Tom Clancy’s Rainbow Six Siege is a team game first and foremost. Lone wolves will find themselves quickly overwhelmed and many times end up watching a replay of how the opponent killed them. With such a teamwork focused game, players must pick their Operators in a smart way.

In this latest iteration of the Rainbow Six franchise two things immediately stand out, the unique Operators that players can choose from and the destruction of the world which brings creativity in how players attack or defend an objective.

The ability to blow through walls, ceilings, and floors adds a dynamic experience that most games don’t even come close too. But the actual character models in-game, and the scenery in-game could pass for last generation hardware. Granted, there is a lot of destruction in Siege, but the expectations from a major studio working on next generation hardware is that the game would have more detail in it. Outside of the simplistic visuals, the creativity of destruction and breaching is where this game really shines. The shooting mechanic itself feel sluggish and even though it’s a slow-paced game, there’s still a learning curve to it. The game benefits players who set up at a fixed position and wait, but even for attackers who methodically clear rooms and check objectives, there’s little that can be done when an enemy flanks them.


Gamers have come to expect value when spending sixty dollars on a game, and here’s the rub, this game isn’t worth sixty dollars. With no Campaign or single-player story there just isn’t enough content to justify the $60 price tag. It’s more in the line of a forty to fifty dollar game. It’s a good game, but the content is lacking. There are ten single-player Situations which could be considered training missions. Finishing those Situations unlocks a team based mission and then after completing that mission the narrator teases at hunting down those responsible for that attack. It makes it seem like a whole new area will unlock featuring story missions, but that isn’t the case. There was false hope that led to disappointment as the game loaded back up to the home screen.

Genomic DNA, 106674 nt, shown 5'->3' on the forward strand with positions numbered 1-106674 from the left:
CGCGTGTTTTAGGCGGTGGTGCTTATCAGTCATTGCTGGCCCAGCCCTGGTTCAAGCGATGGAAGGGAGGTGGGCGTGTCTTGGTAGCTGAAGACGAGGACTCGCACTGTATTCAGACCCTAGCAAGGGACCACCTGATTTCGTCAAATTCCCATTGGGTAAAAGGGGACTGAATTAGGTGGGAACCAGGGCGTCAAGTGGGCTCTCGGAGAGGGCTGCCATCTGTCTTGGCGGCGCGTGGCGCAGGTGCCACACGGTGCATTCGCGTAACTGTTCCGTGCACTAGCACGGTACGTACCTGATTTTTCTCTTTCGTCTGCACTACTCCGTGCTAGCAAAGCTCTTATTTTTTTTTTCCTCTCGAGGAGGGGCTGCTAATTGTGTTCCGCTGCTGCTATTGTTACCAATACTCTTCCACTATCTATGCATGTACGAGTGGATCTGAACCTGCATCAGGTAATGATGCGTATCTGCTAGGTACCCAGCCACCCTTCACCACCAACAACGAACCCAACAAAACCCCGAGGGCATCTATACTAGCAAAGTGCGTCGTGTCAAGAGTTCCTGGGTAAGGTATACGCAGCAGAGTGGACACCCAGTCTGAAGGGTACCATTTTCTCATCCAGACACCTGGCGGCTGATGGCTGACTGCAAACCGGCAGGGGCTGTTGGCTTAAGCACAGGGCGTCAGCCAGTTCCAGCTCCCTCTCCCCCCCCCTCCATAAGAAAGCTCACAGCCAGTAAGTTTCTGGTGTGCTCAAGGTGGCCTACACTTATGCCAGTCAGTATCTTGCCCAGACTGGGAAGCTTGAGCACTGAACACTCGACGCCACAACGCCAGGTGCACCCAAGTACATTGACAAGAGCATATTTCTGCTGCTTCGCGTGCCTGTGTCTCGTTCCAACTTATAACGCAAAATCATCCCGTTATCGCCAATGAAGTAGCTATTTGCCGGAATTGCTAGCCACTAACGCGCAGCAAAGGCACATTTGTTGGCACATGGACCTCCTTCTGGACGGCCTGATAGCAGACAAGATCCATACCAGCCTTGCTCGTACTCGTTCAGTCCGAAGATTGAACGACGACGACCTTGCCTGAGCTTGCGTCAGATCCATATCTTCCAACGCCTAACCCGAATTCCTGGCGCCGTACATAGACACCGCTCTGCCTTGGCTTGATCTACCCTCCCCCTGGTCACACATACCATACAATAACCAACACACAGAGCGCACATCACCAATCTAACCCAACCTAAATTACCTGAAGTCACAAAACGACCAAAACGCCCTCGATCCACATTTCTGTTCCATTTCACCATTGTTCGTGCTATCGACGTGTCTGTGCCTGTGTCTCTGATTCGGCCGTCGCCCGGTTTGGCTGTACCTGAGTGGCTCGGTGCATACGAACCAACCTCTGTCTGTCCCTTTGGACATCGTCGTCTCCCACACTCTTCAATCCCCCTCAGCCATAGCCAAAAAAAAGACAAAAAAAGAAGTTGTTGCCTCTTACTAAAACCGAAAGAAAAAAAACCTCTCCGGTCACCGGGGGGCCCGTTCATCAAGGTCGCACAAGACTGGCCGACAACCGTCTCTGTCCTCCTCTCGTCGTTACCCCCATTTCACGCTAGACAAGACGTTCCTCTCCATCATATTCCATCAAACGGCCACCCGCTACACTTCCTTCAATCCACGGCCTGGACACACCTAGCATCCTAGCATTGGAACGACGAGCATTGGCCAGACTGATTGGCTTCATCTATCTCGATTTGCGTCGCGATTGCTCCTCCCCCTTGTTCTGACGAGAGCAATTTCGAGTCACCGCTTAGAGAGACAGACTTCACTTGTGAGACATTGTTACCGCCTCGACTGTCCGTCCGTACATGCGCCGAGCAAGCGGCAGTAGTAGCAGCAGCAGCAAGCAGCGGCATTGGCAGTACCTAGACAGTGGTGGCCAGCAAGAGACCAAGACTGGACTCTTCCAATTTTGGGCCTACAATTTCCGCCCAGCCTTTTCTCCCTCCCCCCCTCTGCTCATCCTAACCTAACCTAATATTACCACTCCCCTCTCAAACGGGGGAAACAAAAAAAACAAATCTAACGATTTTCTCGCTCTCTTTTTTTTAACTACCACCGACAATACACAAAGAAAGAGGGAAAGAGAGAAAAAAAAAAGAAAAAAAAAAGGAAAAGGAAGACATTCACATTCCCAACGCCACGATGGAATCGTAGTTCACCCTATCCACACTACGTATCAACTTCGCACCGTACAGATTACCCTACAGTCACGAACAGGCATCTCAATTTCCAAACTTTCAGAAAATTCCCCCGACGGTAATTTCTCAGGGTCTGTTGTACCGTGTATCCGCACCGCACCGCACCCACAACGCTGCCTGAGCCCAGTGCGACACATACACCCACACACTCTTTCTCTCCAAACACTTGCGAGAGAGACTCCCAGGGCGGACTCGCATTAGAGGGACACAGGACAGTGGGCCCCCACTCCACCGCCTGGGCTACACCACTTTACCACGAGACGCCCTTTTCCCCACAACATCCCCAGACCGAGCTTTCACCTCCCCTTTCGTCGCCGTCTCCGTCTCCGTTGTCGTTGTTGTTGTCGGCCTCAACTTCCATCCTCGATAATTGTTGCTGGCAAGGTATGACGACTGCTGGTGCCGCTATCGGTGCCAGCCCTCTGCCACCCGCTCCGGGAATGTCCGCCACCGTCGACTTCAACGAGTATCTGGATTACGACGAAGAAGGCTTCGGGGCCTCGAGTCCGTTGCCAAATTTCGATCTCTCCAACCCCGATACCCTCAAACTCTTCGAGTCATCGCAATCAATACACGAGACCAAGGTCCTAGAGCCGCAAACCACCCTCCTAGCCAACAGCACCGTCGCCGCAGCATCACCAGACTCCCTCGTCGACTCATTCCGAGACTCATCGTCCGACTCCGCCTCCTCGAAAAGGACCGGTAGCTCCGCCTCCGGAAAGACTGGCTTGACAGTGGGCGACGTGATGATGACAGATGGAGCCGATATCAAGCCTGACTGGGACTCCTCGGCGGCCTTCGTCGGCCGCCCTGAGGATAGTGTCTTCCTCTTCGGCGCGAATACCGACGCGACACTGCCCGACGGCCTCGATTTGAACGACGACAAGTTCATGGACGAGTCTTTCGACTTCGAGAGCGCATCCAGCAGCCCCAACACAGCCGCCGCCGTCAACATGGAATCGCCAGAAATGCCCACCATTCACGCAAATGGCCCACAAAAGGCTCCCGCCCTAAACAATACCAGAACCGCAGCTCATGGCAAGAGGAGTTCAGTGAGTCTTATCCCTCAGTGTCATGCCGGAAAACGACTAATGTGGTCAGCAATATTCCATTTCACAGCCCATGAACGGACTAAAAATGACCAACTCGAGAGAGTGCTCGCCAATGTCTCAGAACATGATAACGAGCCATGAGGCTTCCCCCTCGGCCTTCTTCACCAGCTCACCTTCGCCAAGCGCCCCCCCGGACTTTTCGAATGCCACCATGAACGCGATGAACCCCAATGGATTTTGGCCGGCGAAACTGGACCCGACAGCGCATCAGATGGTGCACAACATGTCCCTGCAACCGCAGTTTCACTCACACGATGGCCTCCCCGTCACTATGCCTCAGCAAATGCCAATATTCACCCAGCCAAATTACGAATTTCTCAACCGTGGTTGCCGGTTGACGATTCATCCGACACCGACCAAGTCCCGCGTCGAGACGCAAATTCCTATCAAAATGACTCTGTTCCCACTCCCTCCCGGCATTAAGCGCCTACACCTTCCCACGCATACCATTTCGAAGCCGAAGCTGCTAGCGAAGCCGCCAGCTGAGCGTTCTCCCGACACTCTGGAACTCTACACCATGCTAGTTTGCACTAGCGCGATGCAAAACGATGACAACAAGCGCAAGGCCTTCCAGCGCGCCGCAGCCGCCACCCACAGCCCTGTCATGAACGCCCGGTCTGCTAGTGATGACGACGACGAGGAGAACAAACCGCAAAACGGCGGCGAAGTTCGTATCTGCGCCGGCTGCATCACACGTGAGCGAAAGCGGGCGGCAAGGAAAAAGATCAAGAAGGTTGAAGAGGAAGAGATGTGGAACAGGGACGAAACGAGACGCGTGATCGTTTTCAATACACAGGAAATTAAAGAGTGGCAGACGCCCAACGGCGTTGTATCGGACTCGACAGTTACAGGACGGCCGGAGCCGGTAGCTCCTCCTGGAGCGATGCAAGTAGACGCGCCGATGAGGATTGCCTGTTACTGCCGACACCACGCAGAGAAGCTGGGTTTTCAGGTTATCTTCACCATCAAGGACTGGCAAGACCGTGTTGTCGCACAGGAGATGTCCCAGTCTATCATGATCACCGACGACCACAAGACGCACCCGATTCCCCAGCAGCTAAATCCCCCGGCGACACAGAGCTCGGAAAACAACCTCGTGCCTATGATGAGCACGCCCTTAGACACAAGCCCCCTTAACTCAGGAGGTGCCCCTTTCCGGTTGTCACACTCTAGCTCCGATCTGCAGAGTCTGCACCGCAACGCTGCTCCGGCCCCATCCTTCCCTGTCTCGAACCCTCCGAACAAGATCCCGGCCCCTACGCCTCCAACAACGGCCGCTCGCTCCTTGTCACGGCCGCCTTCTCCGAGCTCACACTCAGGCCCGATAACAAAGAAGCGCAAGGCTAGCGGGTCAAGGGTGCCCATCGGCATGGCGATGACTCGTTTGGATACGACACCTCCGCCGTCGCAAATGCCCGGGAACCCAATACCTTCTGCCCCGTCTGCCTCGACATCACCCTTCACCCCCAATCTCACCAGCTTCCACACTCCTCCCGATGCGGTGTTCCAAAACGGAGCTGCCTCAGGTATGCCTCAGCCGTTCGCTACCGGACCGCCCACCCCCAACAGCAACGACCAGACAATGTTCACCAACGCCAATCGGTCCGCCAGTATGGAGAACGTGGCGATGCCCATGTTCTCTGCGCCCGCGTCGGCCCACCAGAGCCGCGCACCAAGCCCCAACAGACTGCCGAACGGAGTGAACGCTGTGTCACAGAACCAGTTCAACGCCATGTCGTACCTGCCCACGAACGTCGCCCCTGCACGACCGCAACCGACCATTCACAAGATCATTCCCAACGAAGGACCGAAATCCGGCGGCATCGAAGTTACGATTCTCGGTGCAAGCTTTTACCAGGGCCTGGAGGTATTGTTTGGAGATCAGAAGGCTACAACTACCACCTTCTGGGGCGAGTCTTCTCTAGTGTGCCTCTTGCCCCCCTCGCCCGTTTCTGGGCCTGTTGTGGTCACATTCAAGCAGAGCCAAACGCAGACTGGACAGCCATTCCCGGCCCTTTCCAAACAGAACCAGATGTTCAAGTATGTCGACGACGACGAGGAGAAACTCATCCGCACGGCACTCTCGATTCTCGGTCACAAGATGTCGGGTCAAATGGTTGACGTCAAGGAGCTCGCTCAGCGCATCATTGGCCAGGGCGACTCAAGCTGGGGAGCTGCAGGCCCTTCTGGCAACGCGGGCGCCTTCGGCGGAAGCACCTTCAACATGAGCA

That leaves Terrorist Hunt and Multiplayer as ways to drive player interaction in the game. Terrorist Hunt is five players matched up against the computer. The regular difficulty is fairly easy, especially for players who go in tactically and have a semi-quick reaction time. After a couple of hours unlocking all of the stars in Situations and a couple more hours playing through Terrorist Hunt, there’s little left to do other than play in Multiplayer which is why players will find most of their time spent in multiplayer.

There are two different types of multiplayer, casual and ranked. Multiplayer is two teams of five fighting against each other in rotating attack and defend roles. There are only three different types of game modes in multiplayer, hostage rescue, bomb defusal, and secure area. These modes are fun, but with only three after time they start to feel repetitive. Casual matches have a good pace to them and they were able to find players and connect to matches fairly quickly.